From shows like Gossip Girl and Euphoria to Sex and the City and Friends, both high schoolers and late twenty–somethings get their fair share of media representation. By focusing on teenagers and adults trying to figure life out, Hollywood consistently overshadows the ups and downs of being a young adult or college student. Many young adults either have to base their lives on characters who are supposed to be younger than them or aspire to one day be the characters they see on TV that are way older than them. 

Finally, Mindy Kaling may have just answered all of our prayers with her new HBO Max show The Sex Lives of College Girls. As the title suggests, the show explores the sex lives of four young women and their time navigating their first semester of college. The show is set at Essex College, a fictional New England liberal arts school seemingly resembling Dartmouth (Kaling's alma mater). 

The show's four main characters are suitemates. Bela, played by Amrit Kaur, is an Indian American girl who wants to become a comedy writer despite her parents' pushes towards the medical field, and she is outwardly sex–positive. Kimberly, played by Pauline Chalamet, is a work study student from a predominantly white town who experiences a sexual awakening. Whitney, played by Alyah Chanelle Scott, is a soccer star and senator's daughter who has an affair with her married coach. Lastly, Leighton, played by Reneé Rapp, is a formerly popular girl from New York City who questions her sexual identity. 

Laced between lines of humor and awkward moments that give the viewer insane amounts of second–hand embarrassment for the main characters, the show reveals the true nature of what it’s like to be young and away from home for the first time. For people like Bela, that means experiencing sexism and racism from the people you least expect—like a famous alumni or a member of your college’s comedy group. For others, like Kimberly, it might mean meeting people from vastly different socioeconomic backgrounds than you or having sex for the first time with your high school sweetheart before he dumps you and leaves the next day.

Contrary to what the title may suggest, the show’s main focus is not solely centered around sex. The show focuses on the girls’ relationships with parents and friends, clubs, social lives, financial burdens, and academic stress. In an interview with Mindy Kaling and showrunner Justin Noble with Collider, Kaling says, “Life can be really hard on campuses for young women and we wanted to show all of that, and not just the fun, sexy part, but the parts that were a little uglier, to be honest.”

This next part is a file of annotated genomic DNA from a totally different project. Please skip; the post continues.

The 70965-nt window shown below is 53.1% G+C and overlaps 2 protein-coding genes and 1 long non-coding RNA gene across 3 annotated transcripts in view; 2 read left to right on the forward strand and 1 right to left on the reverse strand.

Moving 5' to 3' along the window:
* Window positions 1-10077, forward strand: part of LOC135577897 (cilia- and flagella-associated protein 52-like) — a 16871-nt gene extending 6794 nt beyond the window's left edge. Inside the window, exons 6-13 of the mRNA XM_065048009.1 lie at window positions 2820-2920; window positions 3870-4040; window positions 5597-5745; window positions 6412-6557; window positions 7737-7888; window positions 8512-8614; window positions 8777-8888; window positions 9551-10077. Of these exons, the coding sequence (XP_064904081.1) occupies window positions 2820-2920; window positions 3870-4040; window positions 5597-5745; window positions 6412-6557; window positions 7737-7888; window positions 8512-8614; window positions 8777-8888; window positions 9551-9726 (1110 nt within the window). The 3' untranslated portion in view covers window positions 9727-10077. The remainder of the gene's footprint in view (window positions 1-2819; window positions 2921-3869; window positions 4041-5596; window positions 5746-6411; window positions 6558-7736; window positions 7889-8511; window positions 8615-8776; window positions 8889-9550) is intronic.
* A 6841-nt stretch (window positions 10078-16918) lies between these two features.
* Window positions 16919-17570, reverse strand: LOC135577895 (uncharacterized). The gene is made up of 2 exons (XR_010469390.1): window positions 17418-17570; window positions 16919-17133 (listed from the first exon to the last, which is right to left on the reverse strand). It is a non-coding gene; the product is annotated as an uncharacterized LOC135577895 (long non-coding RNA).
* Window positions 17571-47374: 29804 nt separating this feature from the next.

The show is incredibly honest. In addition to the high school boyfriend troubles, Kimberly has to navigate a new romantic relationship with an older student and has a tougher transition from her high school classes to her college ones. Due to the stress of balancing schoolwork and her job, she makes some problematic decisions which lead to her facing potential expulsion from the college and losing her scholarship. 

Bela makes many questionable choices in an attempt to get guys' attention. She joins The Catullan—the school’s comedy newspaper—and even though she succeeds in the end, she realizes that there are many things fundamentally wrong with the club and decides to quit. She even decides to tell her parents about her dreams of becoming a comedy writer. 

Leighton struggles to fit in socially and comes to terms with her sexuality. She is unable to accept that she is romantically attracted to a certain girl, which causes her to lose her first girlfriend. Last but not least, Whitney struggles with maintaining a good relationship with her parents due to the pressure placed on her by her public figure mother and her largely absent father. On top of that, she struggles to fit in with her soccer team.

Similarly to Kaling’s other shows, The Sex Lives of College Girls is funny and lighthearted enough to watch with a few friends. Viewers might not relate to every single moment of the show, but it finally allows young adults of various backgrounds to have some representation in the media all while dealing with heavy topics in a fresh and comedic way. Hopefully, with the success of The Sex Lives of College Girls, we’ll be seeing more shows aimed at the lives of younger twenty–somethings.